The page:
3B Committee pledges funds for pool project
The proposed new aquatics center was the main topic of discussion at the Monday, Jan. 7, city council meeting and included arguments for an indoor center, funding options and a pledge from the 3B Committee.
Mobridge resident Kim Ulmer gave a short presentation on how the people of Mobridge, not the council, should decide whether they want an outdoor or indoor facility. He said other communities in the state, giving Watertown and Milbank as examples, had indoor facilities that are membership driven and self-sustaining.
Ulmer said a project of this size should be community reviewed and designed and not be left up to a few people.
He contends that building an indoor structure just off of Highway 12, near the Sacagawea Learning Center and Tiger Stadium on land he owns but said is willing to donate to the city (at a Nov. 19, city council meeting), with a one-of-a-kind theme (he suggested Lewis and Clark Lookout Towers) would be advantageous to the community because it would be included in state tourist publications.
He said the facility could be built for less than the proposed $2.5 million for the outdoor facility and would be open year round. That would allow for three times the tax revenue generated by the outdoor facility, and would allow for competitive swimming and Mobridge Youth Organization programs.
“I am 100 percent certain that Mobridge could have a self-sustaining indoor facility with recreation for much less than the outdoor pool costs,” he told the council.
Ulmer has prepared a packet of information he gathered about indoor facilities in the state, which is available to residents at the office of the Mobridge Tribune. In that packet, Ulmer contradicts information presented to the public by the mayor and council regarding the old structure and its demolition.
Tobin Morris, of Daughtry and Company, who works with communities with bond and opt-out funding issues, presented information on what is best for the needs of Mobridge in funding the aquatics center project.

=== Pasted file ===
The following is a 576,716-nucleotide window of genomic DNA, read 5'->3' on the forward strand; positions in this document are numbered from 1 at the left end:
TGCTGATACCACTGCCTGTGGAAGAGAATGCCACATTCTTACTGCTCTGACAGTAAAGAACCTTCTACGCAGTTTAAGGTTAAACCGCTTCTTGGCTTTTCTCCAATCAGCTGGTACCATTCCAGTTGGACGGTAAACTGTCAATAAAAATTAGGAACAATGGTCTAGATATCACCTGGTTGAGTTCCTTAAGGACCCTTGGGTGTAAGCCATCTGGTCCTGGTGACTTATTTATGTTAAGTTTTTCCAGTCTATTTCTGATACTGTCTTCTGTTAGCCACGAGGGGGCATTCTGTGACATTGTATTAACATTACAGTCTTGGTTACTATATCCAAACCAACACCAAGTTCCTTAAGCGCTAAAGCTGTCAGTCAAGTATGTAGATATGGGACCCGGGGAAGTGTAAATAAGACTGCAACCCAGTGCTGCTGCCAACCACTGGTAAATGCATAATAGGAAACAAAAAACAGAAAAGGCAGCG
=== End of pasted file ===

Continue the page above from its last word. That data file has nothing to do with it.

He said he was impressed with the community in his relationship with the school district and council and what the city has done to remain progressive while others have not done so.
He worked with Winner to assists that city in funding of their pool project, but cautioned that no two communities in the state are the same.
“Cities on the east and western sides of the state have a bigger tax base for generating revenue,” he said.
He used Webster as an example of a community that is using fundraising efforts as well as a tax levy to build the new facility. (Note: the WAVE project website notes the community has raised $900,000 for their project).
Morris said because banks need visible revenue stream before lending money, the best option right now for this project is a tax freeze opt-out that will allow the city to take advantage of very low, fixed interest rates on the opt-out.
He explained that the amount of funds levied through the opt-out would be determined by the donations, pledges and contributions through fundraising.
For example if the payment for the project was $183,000 per year and contributions from other sources amounted to $100,000 per year, the opt-out would be for the remaining $83,000 for that year. (See accompanying charts.)
Morris said the tax burden decreases with amount of funding contributed from outside sources.
He said if the city decides on the opt-out option, it must publish the notice of its intent to use the opt-out revenue for the project. The people can then refer the opt-out to a vote with a petition signed by 5 percent of the registered voters in Mobridge.
Morris said the opt-out should be in place by Oct. 2013 in order to have the new center open by the summer of 2014.
Mayor Jamie Dietterle saidhaving Morris speak at the meeting is the beginning education of the community on the process.
“We would like (in the next nine months) to reach a fundraising goal of $1 million in order to keep the levy down and not to put such a burden on our taxpayers,” he said. “We have a very motivated pool committee who are out there doing things everyday to raise funds for the project.”
Harold Forbes asked if the committee would reach that goal and the debt service was paid off earlier the 20-year period, would the opt-out continue for the full term. Morris told the group the opt-out is for this project only and that when the debt service is paid off, the opt-out is discontinued.
Jesse Konold, representing the 3B Committee told the group the committee, contrary to what some believe, is not the Chamber of Commerce but a separate committee that decides on how the 3B tax is spent. Thirty percent of that annual funding goes to economic development, 10 percent goes into reserves and 60 percent goes to the promotion of the community.
Konold said the committee met recently and decided to pledge $8,000 a year for 10 years to the fund the pool project.
Howard Bergman questioned the amount of the pledge if the committee receives more that $100,000 per year. Konold clarified the amount the committee receives as 60 percent of that total as the other 40 percent goes to other designated funds.
The pool fund currently contains $329,000 with more to be added in 2013.